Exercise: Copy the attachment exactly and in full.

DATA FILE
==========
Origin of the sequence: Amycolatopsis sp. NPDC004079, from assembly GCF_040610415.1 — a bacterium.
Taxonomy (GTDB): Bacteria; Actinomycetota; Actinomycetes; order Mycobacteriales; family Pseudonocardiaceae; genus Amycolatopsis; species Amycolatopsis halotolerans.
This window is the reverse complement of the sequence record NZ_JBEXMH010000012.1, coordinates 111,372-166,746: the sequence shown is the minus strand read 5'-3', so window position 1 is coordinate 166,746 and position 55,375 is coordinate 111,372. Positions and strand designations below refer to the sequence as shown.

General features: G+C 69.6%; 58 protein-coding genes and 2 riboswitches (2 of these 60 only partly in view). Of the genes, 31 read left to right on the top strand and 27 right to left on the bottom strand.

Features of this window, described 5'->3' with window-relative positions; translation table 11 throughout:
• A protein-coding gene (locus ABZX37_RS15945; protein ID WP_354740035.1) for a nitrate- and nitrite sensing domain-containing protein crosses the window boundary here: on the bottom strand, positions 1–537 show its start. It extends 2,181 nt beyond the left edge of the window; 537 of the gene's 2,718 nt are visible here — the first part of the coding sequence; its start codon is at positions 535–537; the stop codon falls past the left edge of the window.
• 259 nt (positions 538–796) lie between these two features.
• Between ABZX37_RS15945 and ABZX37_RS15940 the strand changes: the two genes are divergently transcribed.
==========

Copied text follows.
Origin of the sequence: Amycolatopsis sp. NPDC004079, from assembly GCF_040610415.1 — a bacterium.
Taxonomy (GTDB): Bacteria; Actinomycetota; Actinomycetes; order Mycobacteriales; family Pseudonocardiaceae; genus Amycolatopsis; species Amycolatopsis halotolerans.
This window is the reverse complement of the sequence record NZ_JBEXMH010000012.1, coordinates 111,372-166,746: the sequence shown is the minus strand read 5'-3', so window position 1 is coordinate 166,746 and position 55,375 is coordinate 111,372. Positions and strand designations below refer to the sequence as shown.

General features: G+C 69.6%; 58 protein-coding genes and 2 riboswitches (2 of these 60 only partly in view). Of the genes, 31 read left to right on the top strand and 27 right to left on the bottom strand.

Features of this window, described 5'->3' with window-relative positions; translation table 11 throughout:
• A protein-coding gene (locus ABZX37_RS15945; protein ID WP_354740035.1) for a nitrate- and nitrite sensing domain-containing protein crosses the window boundary here: on the bottom strand, positions 1–537 show its start. It extends 2,181 nt beyond the left edge of the window; 537 of the gene's 2,718 nt are visible here — the first part of the coding sequence; its start codon is at positions 535–537; the stop codon falls past the left edge of the window.
• 259 nt (positions 538–796) lie between these two features.
• Between ABZX37_RS15945 and ABZX37_RS15940 the strand changes: the two genes are divergently transcribed.